Thursday, June 28, 2012

Are these the"Good Old Days?"

I remember about three years ago I was at Cheetah gym and I believe it was a holiday because for some reason all of my gym buddies were there at the same time. This was unusual because certain of my gym friends only came on the weekends and others were normally there only in the early morning. Whatever the reason was that caused us all to be there simutaneously, I remember a smile crossed my face.

I smiled because I knew this would probably not happen again, if ever, for a very long time. I knew these feelings of well being were fleeting moments in a world of ever changing events and I wanted to savor it and consciously focus on remembering it. I am smiling as I write this because sure enough it never happened again and I am so glad I paid attention to the uniqueness of those moments.

Another favorite memory of mine was the time I was in Provincetown with Bill about 6 or 7 years ago. I walked out onto our balcony late at night and I was awe-struck by the magnificence of the star lit sky. Never before nor since I have seen such a star filled sky, the beauty of it took my breath away. All I could do was stare at the beauty and vastness that presented itself to me. I thought to myself I want to take a mental picture of this beauty and this moment to indeliably etch in my memory. The feelings I felt were ineffable.

You may be wondering why I am rambling on about these memories. It is because these particular memories I had made at the time of their occurance, a conscientious effort to place them indeliably in my memory. There have certainly been other occurances previous and subsequent to those two particular events, however, rarely did I take time to place a bookmark in my memory so that I could readily and easily recall it not only visually but also recollect the mental feeling of well being also.

So much of our lives pass us by without real consciousness of the circumstances surrounding some really great events. If we pay attention to what is going on around us, particularly if it is something fun, exciting or new, we can recall it in the future much more vividly. Why would we want to do this? Why wouldn't we?

There are so many hills and valleys we pass through and over on our journey of life. Sometimes when we find ourselves in a valley, we can recollect events in our lives that were happy and joyous, and those reminiscences will help us climb our way out of the valleys of life.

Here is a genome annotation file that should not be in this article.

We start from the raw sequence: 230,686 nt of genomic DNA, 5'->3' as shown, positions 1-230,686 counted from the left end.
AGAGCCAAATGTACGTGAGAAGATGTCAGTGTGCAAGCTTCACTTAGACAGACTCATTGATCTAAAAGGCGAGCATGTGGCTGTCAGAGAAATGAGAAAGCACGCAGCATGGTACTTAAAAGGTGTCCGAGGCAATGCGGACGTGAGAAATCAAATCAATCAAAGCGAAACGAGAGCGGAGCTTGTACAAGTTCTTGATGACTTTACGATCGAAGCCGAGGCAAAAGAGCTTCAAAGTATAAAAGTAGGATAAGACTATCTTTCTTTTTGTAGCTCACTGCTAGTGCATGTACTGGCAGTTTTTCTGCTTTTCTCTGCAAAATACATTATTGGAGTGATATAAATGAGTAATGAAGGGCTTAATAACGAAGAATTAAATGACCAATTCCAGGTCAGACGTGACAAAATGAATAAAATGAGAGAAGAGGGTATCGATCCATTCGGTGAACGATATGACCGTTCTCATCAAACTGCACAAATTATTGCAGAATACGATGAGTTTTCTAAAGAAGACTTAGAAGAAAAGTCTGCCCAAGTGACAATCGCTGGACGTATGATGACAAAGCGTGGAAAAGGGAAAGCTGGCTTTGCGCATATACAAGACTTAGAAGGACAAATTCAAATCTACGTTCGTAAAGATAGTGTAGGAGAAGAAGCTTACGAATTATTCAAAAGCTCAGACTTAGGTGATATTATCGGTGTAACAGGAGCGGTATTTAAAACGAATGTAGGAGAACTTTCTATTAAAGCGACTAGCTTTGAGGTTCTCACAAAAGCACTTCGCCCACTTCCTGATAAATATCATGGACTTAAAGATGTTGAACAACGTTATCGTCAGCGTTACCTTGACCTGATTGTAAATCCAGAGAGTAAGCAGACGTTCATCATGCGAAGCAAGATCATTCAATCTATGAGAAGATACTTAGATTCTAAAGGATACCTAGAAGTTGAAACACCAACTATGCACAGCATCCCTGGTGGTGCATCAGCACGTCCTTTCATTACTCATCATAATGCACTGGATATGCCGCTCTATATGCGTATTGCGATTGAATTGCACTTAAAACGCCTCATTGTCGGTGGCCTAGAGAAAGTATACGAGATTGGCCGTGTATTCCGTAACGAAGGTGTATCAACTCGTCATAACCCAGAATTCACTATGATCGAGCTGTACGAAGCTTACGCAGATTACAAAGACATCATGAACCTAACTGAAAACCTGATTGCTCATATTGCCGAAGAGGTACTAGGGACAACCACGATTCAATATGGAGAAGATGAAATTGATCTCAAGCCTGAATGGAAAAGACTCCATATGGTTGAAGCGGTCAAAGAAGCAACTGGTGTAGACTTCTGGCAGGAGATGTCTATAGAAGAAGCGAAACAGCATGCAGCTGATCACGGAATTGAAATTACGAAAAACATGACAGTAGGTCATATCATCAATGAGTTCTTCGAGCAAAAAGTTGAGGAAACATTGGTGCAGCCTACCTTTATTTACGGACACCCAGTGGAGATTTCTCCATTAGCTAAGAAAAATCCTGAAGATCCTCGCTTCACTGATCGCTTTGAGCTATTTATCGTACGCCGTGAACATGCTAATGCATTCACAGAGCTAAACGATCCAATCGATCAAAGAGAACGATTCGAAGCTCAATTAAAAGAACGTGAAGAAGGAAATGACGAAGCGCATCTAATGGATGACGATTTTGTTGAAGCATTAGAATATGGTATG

I know it may sound ambiguous to those of you who have read my words about the importance of staying present and yet if we can grasp some happy memory of our past that can make unpleasant ongoing present circumstances more bearable, than we should do it.

The real difference is that we are not living 100% of our present, reflecting on the past, we are consciously reflecting on the past to make the unpleasant present more tolerable at this given moment . Does that make sense?

I think some of the lyrics contained within  Carly Simon's old song, "Anticipation" are true. "These are the good old days."

Often times when we are living our present lives we only complain about what is not going well, and yet when we look back at these times our minds seem to filter out a lot of the unpleasantries and remember the good things. It is like self preservation, remembering happy events and forgetting many of the unpleasant details, thank goodness for that.

Similarily, five years from now, when we look back at this time we will feel these were the good old days.

Bookmarking  important, particularly happy events in our memory, not only makes them easier to recollect but also those memories are more vivid and filled with more of the details that composed that memory.

It is possible and I feel healthy to live in the present, while at the same time being cognizant of the happy events of our past.

Who knows maybe those pleasant memories we are recalling happened in the first place, just so we could call their memory forward when we needed them most.

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1 comment:

  1. This reminds me of a short story from the New Yorker called “Arbitrage” by Andre Aciman
    (July 10, 2000), I know it’s out there somewhere online, either recorded or in text. It’s about memories, and the pleasure one can take in the anticipation of being able to look back on an event even as you are currently experiencing it:

    “Writer describes writing a college paper on "Tintern Abbey" for a woman he expected to sleep with... What Wordsworth remembers at Tintern Abbey is not the past but himself in the past imagining the future; and what he looks forward to is not even the future but himself, in the future, retrieving the bone he buried in the past.”


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